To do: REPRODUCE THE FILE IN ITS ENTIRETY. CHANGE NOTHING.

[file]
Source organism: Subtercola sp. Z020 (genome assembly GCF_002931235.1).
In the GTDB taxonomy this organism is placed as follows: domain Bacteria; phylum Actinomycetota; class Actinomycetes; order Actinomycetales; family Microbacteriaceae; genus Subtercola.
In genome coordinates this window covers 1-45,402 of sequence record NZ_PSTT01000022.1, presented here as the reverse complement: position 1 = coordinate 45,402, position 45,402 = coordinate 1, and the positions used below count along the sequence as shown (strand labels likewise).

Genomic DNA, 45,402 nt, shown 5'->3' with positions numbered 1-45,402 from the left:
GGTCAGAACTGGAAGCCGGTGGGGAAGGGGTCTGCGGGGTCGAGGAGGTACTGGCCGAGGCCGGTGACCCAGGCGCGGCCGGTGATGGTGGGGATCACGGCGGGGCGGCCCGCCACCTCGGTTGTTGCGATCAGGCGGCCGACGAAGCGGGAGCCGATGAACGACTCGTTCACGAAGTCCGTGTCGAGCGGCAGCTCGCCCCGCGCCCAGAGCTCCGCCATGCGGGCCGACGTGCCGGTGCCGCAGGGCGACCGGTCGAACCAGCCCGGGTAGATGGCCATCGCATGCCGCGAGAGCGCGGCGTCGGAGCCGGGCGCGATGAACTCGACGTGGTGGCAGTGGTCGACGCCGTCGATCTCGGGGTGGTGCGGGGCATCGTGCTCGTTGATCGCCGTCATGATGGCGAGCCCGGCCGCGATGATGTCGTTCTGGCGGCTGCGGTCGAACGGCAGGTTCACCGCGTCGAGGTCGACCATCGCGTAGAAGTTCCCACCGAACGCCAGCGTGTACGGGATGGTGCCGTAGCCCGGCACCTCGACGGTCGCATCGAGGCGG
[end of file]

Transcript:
Source organism: Subtercola sp. Z020 (genome assembly GCF_002931235.1).
In the GTDB taxonomy this organism is placed as follows: domain Bacteria; phylum Actinomycetota; class Actinomycetes; order Actinomycetales; family Microbacteriaceae; genus Subtercola.
In genome coordinates this window covers 1-45,402 of sequence record NZ_PSTT01000022.1, presented here as the reverse complement: position 1 = coordinate 45,402, position 45,402 = coordinate 1, and the positions used below count along the sequence as shown (strand labels likewise).

Genomic DNA, 45,402 nt, shown 5'->3' with positions numbered 1-45,402 from the left:
GGTCAGAACTGGAAGCCGGTGGGGAAGGGGTCTGCGGGGTCGAGGAGGTACTGGCCGAGGCCGGTGACCCAGGCGCGGCCGGTGATGGTGGGGATCACGGCGGGGCGGCCCGCCACCTCGGTTGTTGCGATCAGGCGGCCGACGAAGCGGGAGCCGATGAACGACTCGTTCACGAAGTCCGTGTCGAGCGGCAGCTCGCCCCGCGCCCAGAGCTCCGCCATGCGGGCCGACGTGCCGGTGCCGCAGGGCGACCGGTCGAACCAGCCCGGGTAGATGGCCATCGCATGCCGCGAGAGCGCGGCGTCGGAGCCGGGCGCGATGAACTCGACGTGGTGGCAGTGGTCGACGCCGTCGATCTCGGGGTGGTGCGGGGCATCGTGCTCGTTGATCGCCGTCATGATGGCGAGCCCGGCCGCGATGATGTCGTTCTGGCGGCTGCGGTCGAACGGCAGGTTCACCGCGTCGAGGTCGACCATCGCGTAGAAGTTCCCACCGAACGCCAGCGTGTACGGGATGGTGCCGTAGCCCGGCACCTCGACGGTCGCATCGAGGCGG